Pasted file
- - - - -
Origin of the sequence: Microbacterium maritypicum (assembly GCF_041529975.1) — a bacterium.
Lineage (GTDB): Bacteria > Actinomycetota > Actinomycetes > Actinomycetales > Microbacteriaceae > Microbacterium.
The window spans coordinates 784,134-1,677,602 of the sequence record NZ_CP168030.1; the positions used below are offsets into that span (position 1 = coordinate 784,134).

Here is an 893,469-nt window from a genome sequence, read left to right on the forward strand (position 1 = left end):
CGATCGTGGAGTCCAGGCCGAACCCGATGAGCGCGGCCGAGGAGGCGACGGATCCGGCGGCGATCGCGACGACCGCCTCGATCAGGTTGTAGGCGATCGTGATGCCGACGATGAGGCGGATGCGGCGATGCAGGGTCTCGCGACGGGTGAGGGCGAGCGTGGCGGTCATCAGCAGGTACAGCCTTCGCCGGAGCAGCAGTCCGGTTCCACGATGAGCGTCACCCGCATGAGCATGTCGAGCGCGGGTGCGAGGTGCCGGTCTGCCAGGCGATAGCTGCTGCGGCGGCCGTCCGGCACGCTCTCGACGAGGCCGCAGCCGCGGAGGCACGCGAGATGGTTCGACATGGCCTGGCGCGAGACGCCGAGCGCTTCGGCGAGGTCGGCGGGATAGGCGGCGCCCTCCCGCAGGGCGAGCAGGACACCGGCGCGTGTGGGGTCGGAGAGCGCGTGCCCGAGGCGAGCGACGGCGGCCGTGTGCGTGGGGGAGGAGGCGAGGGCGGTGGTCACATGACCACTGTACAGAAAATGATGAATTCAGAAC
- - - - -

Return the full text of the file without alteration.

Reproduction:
Origin of the sequence: Microbacterium maritypicum (assembly GCF_041529975.1) — a bacterium.
Lineage (GTDB): Bacteria > Actinomycetota > Actinomycetes > Actinomycetales > Microbacteriaceae > Microbacterium.
The window spans coordinates 784,134-1,677,602 of the sequence record NZ_CP168030.1; the positions used below are offsets into that span (position 1 = coordinate 784,134).

Here is an 893,469-nt window from a genome sequence, read left to right on the forward strand (position 1 = left end):
CGATCGTGGAGTCCAGGCCGAACCCGATGAGCGCGGCCGAGGAGGCGACGGATCCGGCGGCGATCGCGACGACCGCCTCGATCAGGTTGTAGGCGATCGTGATGCCGACGATGAGGCGGATGCGGCGATGCAGGGTCTCGCGACGGGTGAGGGCGAGCGTGGCGGTCATCAGCAGGTACAGCCTTCGCCGGAGCAGCAGTCCGGTTCCACGATGAGCGTCACCCGCATGAGCATGTCGAGCGCGGGTGCGAGGTGCCGGTCTGCCAGGCGATAGCTGCTGCGGCGGCCGTCCGGCACGCTCTCGACGAGGCCGCAGCCGCGGAGGCACGCGAGATGGTTCGACATGGCCTGGCGCGAGACGCCGAGCGCTTCGGCGAGGTCGGCGGGATAGGCGGCGCCCTCCCGCAGGGCGAGCAGGACACCGGCGCGTGTGGGGTCGGAGAGCGCGTGCCCGAGGCGAGCGACGGCGGCCGTGTGCGTGGGGGAGGAGGCGAGGGCGGTGGTCACATGACCACTGTACAGAAAATGATGAATTCAGAAC